The "Go" tools
The GoAsm manual
understand ....
bits and binary
by Jeremy Gordon 
This file is intended for those interested in 32 bit assembler
programming, in particular for Windows.
A bit is an electrical element within the computer which can be either "on" or "off".
In physical terms, it is a semiconductor which is able to conduct a
tiny amount of electricity when it is "on" but cannot do so when it
is "off". When it is "on" it can be regarded as having the value one.
In computer language the bit is then said to be "set". When it is "off" it
can be regarded as having the value zero. In computer language
the bit is "clear". Bits can only be set or clear and cannot have any
other state. Therefore a bit can only have a binary value of 0 or 1.
Two or more bits can be joined
together to create larger numbers. When bits are joined together, the bit
on the right is the least significant and if it is "set" it represents the
value one. The next bit to the left is more significant by a factor of two.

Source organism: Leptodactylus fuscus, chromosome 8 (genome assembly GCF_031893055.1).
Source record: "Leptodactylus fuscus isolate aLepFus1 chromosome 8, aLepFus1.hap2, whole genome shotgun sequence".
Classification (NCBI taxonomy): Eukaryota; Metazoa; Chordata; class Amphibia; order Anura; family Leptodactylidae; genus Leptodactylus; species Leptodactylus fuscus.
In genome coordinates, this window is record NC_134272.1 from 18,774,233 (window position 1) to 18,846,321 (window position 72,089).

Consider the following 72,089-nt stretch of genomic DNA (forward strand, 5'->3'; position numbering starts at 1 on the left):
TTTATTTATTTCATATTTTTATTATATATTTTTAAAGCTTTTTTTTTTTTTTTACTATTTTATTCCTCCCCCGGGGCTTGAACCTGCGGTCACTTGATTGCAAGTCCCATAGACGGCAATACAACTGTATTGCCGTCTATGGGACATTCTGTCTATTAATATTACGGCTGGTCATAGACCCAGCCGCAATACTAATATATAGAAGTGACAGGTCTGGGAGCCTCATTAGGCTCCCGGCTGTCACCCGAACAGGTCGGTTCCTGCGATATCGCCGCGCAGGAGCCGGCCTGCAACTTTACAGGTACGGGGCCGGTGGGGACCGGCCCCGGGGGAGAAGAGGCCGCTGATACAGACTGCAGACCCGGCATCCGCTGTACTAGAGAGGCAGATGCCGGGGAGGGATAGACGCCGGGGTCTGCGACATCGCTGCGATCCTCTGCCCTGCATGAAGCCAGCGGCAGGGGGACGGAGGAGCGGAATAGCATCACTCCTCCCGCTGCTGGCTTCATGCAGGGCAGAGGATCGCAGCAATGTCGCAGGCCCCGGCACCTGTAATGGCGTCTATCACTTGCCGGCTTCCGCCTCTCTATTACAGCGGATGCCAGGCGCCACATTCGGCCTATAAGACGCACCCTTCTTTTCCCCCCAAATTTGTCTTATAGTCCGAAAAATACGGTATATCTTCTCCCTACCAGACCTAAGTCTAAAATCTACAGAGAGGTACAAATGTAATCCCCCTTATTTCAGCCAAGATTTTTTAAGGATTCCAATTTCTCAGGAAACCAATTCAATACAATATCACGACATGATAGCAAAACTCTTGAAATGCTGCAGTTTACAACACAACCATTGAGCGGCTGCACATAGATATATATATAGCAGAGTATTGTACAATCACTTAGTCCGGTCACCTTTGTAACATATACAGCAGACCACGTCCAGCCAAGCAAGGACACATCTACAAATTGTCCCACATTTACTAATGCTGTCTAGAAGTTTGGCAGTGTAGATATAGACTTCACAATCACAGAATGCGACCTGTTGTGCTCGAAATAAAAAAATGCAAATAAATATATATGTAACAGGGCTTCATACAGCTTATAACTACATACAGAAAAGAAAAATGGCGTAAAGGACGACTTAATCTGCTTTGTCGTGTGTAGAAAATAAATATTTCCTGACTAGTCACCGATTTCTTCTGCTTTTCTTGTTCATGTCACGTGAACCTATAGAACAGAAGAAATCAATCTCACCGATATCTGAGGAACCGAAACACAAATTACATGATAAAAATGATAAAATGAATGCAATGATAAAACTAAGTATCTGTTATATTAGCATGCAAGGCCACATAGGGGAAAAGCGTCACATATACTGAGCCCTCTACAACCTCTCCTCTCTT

When that bit is "set" it represents the value of two. So suppose you have
a number formed with two bits. Then the
number (in binary) can be 00 or 01 or 10 or 11. The equivalent in decimal
is 0, 1, 2 and 3 respectively.
Bytes words and dwords
Bytes words and dwords are the basic chunks of data used in programming.
The processor will work with the data size to suit the instruction it is
executing.
A byte is 8 bits, a word is 16 bits (2 bytes) and a dword is 32 bits
(4 bytes). A byte can represent the decimal values 0 to 255. The decimal
value 255 is the total of the values of all 8 of bits in the byte, that is
decimal 128, 64, 32, 16, 8, 4, 2 and 1 respectively. A word can represent
the decimal values 0 to 65,535 (64 Kilobytes). 64KB is the total of the
values of all 16 bits.
A dword (literally a "double word") can represent the decimal values 0
to 4,294,967,295 (4 Gigabytes). 4GB is the total of the values of all
32 bits.
There are some even larger chunks of data which the processor can handle
 a qword (literally a "quad word") is 64 bits of data (4 words or 8
bytes), a tword is 80 bits of data (10 bytes) and some instructions can
even use 128 bits (16 bytes). You can see that these numbers are very
large indeed.
A nibble is half a byte. It is four bits of data. In a byte there
are two nibbles. Each nibble has a value which can be represented
as a single hex number. Take for example
the hex number 148C. This is in two bytes. The first byte contains the
value 14h and the second 8Ch. The nibbles contain the values 1, 4, 8 and
0Ch respectively.
Copyright © Jeremy Gordon 20022003
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